Remembering 10-time MP who fought fascism – 30 years after IRA-linked death
An 83-year-old IRA victim has been remembered as a “wise elder statesman” exactly 30 years after his seldom talked-about death.
Lord Kaberry, a former senior Conservative, died on March 13, 1991, several months after being blown up by the IRA at a London private members club.
Among his early achievements was serving as an artilleryman during the Battle of Dunkirk in June 1940, when fascist forces drove the outgunned British Army and their French allies into the sea.
A former colleague said he also advised Margaret Thatcher during her early career.
Remarkably, very little has been written about Lord Kaberry despite his long list of accomplishments – and even finding pictures of him has been extremely difficult.
As well as being a peer he was knighted, and thus also known as Sir Donald Kaberry.
Former party colleague Lord Cope told the News Letter that the Leeds Grammar School pupil had embarked on a career as a solicitor, and had first taken elected office in 1930 on Leeds City Council.
He also joined the Territorial Army and when war with Germany broke out in 1939 he found himself part of the Allied forces in Europe.
Lord Cope said that by the time of Dunkirk, he was in command of an artillery battery, and won the Military Cross for his “calm leadership” in the field.
He went on to add that after D-Day he was once again posted to the continent, and “helped set up the occupation of Hamburg” after the Allies had seized the city.
Records show Lord Kaberry was elected no fewer than 10 times to the Leeds North West constituency between 1950 and 1983, and among his other roles was as vice-chairman of the Tory party from 1955 to 1961.
Lord Cope described him as a “respected elder statesman” and a “wise manager and counsellor of the party’s candidates” –adding that he had “recruited Margaret Thatcher to the candidates list and gave her advice in the early stages of her career”.
Lord Cope added: “He had a good war record against the Nazis (which was important in those days), and must have faced death many times when younger.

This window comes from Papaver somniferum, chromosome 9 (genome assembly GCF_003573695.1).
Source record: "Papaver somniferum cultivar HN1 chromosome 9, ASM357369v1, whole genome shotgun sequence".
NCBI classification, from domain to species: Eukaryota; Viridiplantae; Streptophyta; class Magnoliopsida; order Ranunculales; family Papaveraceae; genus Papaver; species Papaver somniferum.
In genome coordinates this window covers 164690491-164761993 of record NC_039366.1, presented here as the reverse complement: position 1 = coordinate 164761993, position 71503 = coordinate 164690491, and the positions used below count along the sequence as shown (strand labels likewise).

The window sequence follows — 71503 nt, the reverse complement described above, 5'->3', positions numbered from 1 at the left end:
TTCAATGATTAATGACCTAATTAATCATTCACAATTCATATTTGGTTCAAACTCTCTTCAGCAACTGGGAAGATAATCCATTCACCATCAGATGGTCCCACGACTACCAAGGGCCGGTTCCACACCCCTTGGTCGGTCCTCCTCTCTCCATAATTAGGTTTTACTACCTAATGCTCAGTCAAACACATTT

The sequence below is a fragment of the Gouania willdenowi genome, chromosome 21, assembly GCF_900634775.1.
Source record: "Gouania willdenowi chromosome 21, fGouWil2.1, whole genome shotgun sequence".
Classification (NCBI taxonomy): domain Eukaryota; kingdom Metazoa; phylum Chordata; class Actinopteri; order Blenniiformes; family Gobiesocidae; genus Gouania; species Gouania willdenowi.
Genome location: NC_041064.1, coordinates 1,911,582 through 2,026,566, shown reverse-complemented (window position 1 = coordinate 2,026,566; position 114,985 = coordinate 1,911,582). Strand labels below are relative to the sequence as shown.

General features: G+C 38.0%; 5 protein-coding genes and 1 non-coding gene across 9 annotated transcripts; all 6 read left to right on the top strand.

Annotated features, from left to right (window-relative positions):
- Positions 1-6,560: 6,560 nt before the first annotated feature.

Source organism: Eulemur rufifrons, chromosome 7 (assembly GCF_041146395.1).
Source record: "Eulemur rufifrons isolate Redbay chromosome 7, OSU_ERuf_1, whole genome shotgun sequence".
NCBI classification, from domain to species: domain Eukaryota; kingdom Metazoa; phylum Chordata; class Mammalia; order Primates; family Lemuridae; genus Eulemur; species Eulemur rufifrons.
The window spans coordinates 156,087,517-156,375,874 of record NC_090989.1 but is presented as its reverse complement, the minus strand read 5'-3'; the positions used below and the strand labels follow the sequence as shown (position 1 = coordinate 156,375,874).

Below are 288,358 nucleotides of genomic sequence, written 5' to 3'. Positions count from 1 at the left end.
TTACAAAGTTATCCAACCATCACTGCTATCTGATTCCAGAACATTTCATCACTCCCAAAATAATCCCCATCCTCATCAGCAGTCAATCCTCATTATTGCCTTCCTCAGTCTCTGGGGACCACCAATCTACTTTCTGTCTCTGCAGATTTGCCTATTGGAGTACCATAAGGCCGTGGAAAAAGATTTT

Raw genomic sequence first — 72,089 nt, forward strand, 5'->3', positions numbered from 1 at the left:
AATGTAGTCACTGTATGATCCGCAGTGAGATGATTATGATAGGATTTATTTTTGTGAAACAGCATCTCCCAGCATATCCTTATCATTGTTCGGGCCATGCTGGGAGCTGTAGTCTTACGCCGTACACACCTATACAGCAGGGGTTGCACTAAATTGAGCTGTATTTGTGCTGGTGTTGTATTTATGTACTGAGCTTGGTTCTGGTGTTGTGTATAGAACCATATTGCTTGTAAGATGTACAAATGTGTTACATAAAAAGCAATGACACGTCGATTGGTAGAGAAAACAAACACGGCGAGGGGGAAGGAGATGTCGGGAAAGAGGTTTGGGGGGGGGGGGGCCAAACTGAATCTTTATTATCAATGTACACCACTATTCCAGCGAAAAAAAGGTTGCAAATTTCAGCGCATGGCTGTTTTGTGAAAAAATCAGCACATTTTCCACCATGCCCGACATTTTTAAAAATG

“Yet in the evening of his life he was the casual victim of bombers out to twist the democratic process of decision making by violence. Such deaths bred hatred of the Republican cause in England.”
On June 25, 1990, Sir Donald was believed to have been sitting in a front room of the Carlton Club in St James’s Street when the bomb detonated, just inside the front door of the venue.
He was taken to Westminster Hospital suffering from shock and smoke inhalation.
“His general health had been good, but from then on he declined,” concluded Lord Cope. “The verdict of the coroner’s inquest was that the bombing had been a material factor in his death.”
Sir Donald’s name appears in the list of Troubles conflict deaths in the history book ‘Lost Lives’, and on Ulster Univeristy’s CAIN site.
As well as wounding Lord Kaberry and 76-year-old porter Charles Henry, the bomb damaged memorials dedicated to members killed in the two World Wars.
Lord Lexden, the official historian of the Conservative Party, indicated about 20 people had been inside the club when the bomb went off.
Lord Kaberry believed he had been struck in the head by a portrait of Lord Home during the blast.
Despite his injuries he did leave hospital after a few weeks, but deteriorated and was re-admitted in September 1990.
The Sutton Index of Deaths (online as part of Ulster University’s CAIN project) notes that Lord Kaberry was one of 22 people who could have been considered either British VIPs or unionist politicians murdered during the Troubles.
The LA Times in 1990 reported that Margaret Thatcher was the club’s sole woman member, and had been in Dublin at the time of the explosion – something which may have motivated the bombers, who “resented recent progress in Anglo-Irish relations”.
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